of all the newspaper articles ... I found bunches of them that are new to us. Some of these answer questions we've had and some are just interesting. I found one from 1888 about Viola Gilbert. We mention her twice in our upcoming book. It's brief but adds significantly to the story. As a result we'll move a footnote into main text and elaborate.
These raw, sometimes little bits of newspaper text have furthered our story in huge ways. I hope you enjoy them.I"m focused on articles published before 1910 even though that date is two decades past the cut off date for our next book. We foucus on names, slogans and catch-phrases. The history doesn't stop at 1890, though our book focuses on the years before that. It would be silly to confine ourselves to material before that date.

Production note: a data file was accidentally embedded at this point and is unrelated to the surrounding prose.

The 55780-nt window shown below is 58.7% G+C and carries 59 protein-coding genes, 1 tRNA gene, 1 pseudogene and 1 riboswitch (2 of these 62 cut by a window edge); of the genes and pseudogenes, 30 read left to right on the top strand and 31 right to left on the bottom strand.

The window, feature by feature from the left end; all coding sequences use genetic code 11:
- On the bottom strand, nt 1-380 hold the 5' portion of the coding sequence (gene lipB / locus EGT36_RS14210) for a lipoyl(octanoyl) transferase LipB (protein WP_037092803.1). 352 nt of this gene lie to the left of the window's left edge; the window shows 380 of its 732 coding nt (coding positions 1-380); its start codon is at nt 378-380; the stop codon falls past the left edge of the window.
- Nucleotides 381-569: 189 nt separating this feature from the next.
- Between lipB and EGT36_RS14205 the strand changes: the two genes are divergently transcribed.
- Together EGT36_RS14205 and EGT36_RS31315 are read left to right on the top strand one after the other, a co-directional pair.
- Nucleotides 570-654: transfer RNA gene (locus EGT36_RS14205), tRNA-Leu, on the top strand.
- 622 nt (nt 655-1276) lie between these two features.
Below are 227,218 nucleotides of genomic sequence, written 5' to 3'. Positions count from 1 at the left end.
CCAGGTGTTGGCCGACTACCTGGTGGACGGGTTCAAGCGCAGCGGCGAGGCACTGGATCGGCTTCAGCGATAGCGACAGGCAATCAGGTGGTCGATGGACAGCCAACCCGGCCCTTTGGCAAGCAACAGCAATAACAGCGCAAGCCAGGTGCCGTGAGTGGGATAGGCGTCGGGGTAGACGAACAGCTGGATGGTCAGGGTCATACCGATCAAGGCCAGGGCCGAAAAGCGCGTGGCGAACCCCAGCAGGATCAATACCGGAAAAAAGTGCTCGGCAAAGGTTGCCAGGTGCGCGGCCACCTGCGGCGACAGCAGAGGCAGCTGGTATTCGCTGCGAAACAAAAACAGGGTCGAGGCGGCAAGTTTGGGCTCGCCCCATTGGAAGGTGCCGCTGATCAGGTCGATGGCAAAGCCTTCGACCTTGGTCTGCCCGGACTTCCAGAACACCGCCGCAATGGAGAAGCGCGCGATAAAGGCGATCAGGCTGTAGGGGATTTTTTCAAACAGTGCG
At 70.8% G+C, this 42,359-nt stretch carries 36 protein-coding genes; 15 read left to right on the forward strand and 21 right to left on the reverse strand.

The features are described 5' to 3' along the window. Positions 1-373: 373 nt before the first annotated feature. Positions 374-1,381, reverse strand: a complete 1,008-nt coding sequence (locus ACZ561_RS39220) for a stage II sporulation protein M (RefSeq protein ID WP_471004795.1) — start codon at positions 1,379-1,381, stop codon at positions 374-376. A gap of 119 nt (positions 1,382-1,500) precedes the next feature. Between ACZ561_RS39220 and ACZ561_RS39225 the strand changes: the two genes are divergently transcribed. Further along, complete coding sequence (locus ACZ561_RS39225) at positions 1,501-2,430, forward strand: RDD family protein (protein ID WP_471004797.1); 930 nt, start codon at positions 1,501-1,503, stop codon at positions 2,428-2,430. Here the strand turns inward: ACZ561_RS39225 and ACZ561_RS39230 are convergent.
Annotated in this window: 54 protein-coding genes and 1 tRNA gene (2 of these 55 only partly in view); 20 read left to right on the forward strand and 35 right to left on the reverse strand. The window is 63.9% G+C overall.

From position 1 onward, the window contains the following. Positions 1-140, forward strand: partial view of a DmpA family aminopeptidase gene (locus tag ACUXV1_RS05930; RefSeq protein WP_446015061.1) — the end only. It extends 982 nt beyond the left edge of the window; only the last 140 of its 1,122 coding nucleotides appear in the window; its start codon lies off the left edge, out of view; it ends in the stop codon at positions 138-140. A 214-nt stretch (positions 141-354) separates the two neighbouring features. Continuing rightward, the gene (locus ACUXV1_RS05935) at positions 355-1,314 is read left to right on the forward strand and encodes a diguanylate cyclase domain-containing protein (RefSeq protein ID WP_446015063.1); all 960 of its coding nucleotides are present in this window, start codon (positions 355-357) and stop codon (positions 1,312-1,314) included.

So ... what you're seeing is material we've just found. It's not exactly surprising, except for a few new names we'll have to track down. But it adds detail. If you think about it, lack of detail has choked the story, turning it into a myth. Our goal is to restore detail so subsequent writers can follow the trails we have and add new research or simply abreviate the story, but accurately.
The advertisement from Salem, Oregon, is especially important because it illustrates what some Watch Tower evangelists did. This is not news to us, but it gives us a usable visual. Without explaining all of the details, Russell was exposed to and part of a religious movement that struggled with names and identity. He was very reluctant to give a name to the organization that grew up around Zion's Watch Tower. We're documenting the many names used by individual groups. The articles we've found recently helps with that.
Something that did surprise me is a series of "Millennial Dawn State Conventions." These were held in the 1890s and into the early 1900s, and while Mr. Schulz did not find this "new," I did. Anyway, I hope I'm not boring you silly by posting these articles.